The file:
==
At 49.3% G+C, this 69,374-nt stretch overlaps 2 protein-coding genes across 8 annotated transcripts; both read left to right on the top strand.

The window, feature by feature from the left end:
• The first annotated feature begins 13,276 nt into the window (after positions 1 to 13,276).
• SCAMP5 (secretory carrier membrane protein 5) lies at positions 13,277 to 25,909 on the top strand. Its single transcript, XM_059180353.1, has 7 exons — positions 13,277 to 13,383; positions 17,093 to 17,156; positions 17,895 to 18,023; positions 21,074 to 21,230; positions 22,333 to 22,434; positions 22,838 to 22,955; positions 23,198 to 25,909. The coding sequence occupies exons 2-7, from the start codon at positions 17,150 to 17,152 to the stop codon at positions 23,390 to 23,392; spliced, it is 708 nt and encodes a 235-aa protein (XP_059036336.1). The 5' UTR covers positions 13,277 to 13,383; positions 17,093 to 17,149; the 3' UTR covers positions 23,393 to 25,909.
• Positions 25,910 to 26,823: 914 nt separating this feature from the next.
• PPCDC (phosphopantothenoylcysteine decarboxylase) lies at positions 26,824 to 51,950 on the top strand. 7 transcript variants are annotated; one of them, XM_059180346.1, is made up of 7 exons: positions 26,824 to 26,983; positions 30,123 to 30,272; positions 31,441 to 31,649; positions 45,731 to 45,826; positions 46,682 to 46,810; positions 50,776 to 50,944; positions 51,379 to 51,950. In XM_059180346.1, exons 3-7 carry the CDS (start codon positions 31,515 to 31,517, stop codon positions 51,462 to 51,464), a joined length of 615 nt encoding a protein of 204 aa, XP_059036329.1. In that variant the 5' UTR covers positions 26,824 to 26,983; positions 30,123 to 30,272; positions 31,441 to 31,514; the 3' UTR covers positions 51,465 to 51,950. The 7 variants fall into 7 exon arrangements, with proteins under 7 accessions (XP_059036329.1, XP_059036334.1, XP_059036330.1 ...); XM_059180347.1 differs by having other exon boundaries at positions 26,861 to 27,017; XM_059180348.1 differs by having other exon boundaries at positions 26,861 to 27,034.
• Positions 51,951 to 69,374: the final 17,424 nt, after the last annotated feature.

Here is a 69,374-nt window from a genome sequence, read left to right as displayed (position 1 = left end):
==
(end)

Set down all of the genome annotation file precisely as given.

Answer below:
At 49.3% G+C, this 69,374-nt stretch overlaps 2 protein-coding genes across 8 annotated transcripts; both read left to right on the top strand.

The window, feature by feature from the left end:
• The first annotated feature begins 13,276 nt into the window (after positions 1 to 13,276).
• SCAMP5 (secretory carrier membrane protein 5) lies at positions 13,277 to 25,909 on the top strand. Its single transcript, XM_059180353.1, has 7 exons — positions 13,277 to 13,383; positions 17,093 to 17,156; positions 17,895 to 18,023; positions 21,074 to 21,230; positions 22,333 to 22,434; positions 22,838 to 22,955; positions 23,198 to 25,909. The coding sequence occupies exons 2-7, from the start codon at positions 17,150 to 17,152 to the stop codon at positions 23,390 to 23,392; spliced, it is 708 nt and encodes a 235-aa protein (XP_059036336.1). The 5' UTR covers positions 13,277 to 13,383; positions 17,093 to 17,149; the 3' UTR covers positions 23,393 to 25,909.
• Positions 25,910 to 26,823: 914 nt separating this feature from the next.
• PPCDC (phosphopantothenoylcysteine decarboxylase) lies at positions 26,824 to 51,950 on the top strand. 7 transcript variants are annotated; one of them, XM_059180346.1, is made up of 7 exons: positions 26,824 to 26,983; positions 30,123 to 30,272; positions 31,441 to 31,649; positions 45,731 to 45,826; positions 46,682 to 46,810; positions 50,776 to 50,944; positions 51,379 to 51,950. In XM_059180346.1, exons 3-7 carry the CDS (start codon positions 31,515 to 31,517, stop codon positions 51,462 to 51,464), a joined length of 615 nt encoding a protein of 204 aa, XP_059036329.1. In that variant the 5' UTR covers positions 26,824 to 26,983; positions 30,123 to 30,272; positions 31,441 to 31,514; the 3' UTR covers positions 51,465 to 51,950. The 7 variants fall into 7 exon arrangements, with proteins under 7 accessions (XP_059036329.1, XP_059036334.1, XP_059036330.1 ...); XM_059180347.1 differs by having other exon boundaries at positions 26,861 to 27,017; XM_059180348.1 differs by having other exon boundaries at positions 26,861 to 27,034.
• Positions 51,951 to 69,374: the final 17,424 nt, after the last annotated feature.

Here is a 69,374-nt window from a genome sequence, read left to right as displayed (position 1 = left end):